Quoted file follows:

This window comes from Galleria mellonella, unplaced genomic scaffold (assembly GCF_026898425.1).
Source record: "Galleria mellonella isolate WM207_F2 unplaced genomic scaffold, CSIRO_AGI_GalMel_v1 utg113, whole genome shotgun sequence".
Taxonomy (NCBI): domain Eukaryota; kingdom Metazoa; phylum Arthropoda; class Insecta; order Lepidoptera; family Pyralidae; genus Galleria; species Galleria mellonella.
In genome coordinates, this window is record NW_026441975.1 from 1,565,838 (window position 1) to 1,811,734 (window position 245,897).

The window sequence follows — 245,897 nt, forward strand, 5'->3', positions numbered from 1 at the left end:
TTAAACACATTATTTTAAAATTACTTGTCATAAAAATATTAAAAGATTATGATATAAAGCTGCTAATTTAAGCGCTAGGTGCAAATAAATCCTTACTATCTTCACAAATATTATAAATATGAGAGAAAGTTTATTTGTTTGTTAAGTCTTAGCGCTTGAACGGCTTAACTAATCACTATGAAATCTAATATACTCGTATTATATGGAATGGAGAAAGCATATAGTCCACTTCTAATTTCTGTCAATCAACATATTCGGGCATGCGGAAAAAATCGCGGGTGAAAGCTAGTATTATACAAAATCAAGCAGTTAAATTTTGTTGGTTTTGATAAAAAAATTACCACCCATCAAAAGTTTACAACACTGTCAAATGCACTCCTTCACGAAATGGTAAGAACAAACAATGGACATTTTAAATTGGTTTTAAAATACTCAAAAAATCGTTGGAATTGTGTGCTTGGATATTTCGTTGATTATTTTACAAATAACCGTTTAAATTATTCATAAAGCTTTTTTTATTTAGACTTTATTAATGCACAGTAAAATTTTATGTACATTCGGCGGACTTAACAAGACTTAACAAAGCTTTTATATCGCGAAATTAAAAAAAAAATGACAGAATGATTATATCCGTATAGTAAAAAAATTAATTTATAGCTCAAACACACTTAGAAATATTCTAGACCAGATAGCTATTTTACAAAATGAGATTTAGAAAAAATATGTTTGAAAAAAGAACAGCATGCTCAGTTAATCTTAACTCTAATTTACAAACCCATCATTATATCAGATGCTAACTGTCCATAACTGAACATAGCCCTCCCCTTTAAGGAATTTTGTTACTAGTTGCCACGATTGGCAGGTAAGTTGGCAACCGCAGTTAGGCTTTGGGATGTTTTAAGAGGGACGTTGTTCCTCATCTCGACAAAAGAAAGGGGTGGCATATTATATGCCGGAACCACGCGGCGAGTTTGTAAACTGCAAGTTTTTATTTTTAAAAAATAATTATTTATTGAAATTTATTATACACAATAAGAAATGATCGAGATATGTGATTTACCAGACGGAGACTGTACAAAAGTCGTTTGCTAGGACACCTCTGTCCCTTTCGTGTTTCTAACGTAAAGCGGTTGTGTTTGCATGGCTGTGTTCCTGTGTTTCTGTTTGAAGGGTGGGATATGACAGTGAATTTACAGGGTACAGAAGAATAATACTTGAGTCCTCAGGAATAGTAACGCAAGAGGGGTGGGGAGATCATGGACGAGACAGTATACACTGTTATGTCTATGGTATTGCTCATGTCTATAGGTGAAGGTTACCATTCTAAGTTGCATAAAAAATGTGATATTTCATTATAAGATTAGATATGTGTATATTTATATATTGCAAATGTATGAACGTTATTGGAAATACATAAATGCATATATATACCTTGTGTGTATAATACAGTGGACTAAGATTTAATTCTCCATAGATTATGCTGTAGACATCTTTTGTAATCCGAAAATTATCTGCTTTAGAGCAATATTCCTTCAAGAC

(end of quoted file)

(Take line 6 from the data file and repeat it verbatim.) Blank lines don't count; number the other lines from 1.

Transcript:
TTAAACACATTATTTTAAAATTACTTGTCATAAAAATATTAAAAGATTATGATATAAAGCTGCTAATTTAAGCGCTAGGTGCAAATAAATCCTTACTATCTTCACAAATATTATAAATATGAGAGAAAGTTTATTTGTTTGTTAAGTCTTAGCGCTTGAACGGCTTAACTAATCACTATGAAATCTAATATACTCGTATTATATGGAATGGAGAAAGCATATAGTCCACTTCTAATTTCTGTCAATCAACATATTCGGGCATGCGGAAAAAATCGCGGGTGAAAGCTAGTATTATACAAAATCAAGCAGTTAAATTTTGTTGGTTTTGATAAAAAAATTACCACCCATCAAAAGTTTACAACACTGTCAAATGCACTCCTTCACGAAATGGTAAGAACAAACAATGGACATTTTAAATTGGTTTTAAAATACTCAAAAAATCGTTGGAATTGTGTGCTTGGATATTTCGTTGATTATTTTACAAATAACCGTTTAAATTATTCATAAAGCTTTTTTTATTTAGACTTTATTAATGCACAGTAAAATTTTATGTACATTCGGCGGACTTAACAAGACTTAACAAAGCTTTTATATCGCGAAATTAAAAAAAAAATGACAGAATGATTATATCCGTATAGTAAAAAAATTAATTTATAGCTCAAACACACTTAGAAATATTCTAGACCAGATAGCTATTTTACAAAATGAGATTTAGAAAAAATATGTTTGAAAAAAGAACAGCATGCTCAGTTAATCTTAACTCTAATTTACAAACCCATCATTATATCAGATGCTAACTGTCCATAACTGAACATAGCCCTCCCCTTTAAGGAATTTTGTTACTAGTTGCCACGATTGGCAGGTAAGTTGGCAACCGCAGTTAGGCTTTGGGATGTTTTAAGAGGGACGTTGTTCCTCATCTCGACAAAAGAAAGGGGTGGCATATTATATGCCGGAACCACGCGGCGAGTTTGTAAACTGCAAGTTTTTATTTTTAAAAAATAATTATTTATTGAAATTTATTATACACAATAAGAAATGATCGAGATATGTGATTTACCAGACGGAGACTGTACAAAAGTCGTTTGCTAGGACACCTCTGTCCCTTTCGTGTTTCTAACGTAAAGCGGTTGTGTTTGCATGGCTGTGTTCCTGTGTTTCTGTTTGAAGGGTGGGATATGACAGTGAATTTACAGGGTACAGAAGAATAATACTTGAGTCCTCAGGAATAGTAACGCAAGAGGGGTGGGGAGATCATGGACGAGACAGTATACACTGTTATGTCTATGGTATTGCTCATGTCTATAGGTGAAGGTTACCATTCTAAGTTGCATAAAAAATGTGATATTTCATTATAAGATTAGATATGTGTATATTTATATATTGCAAATGTATGAACGTTATTGGAAATACATAAATGCATATATATACCTTGTGTGTATAATACAGTGGACTAAGATTTAATTCTCCATAGATTATGCTGTAGACATCTTTTGTAATCCGAAAATTATCTGCTTTAGAGCAATATTCCTTCAAGAC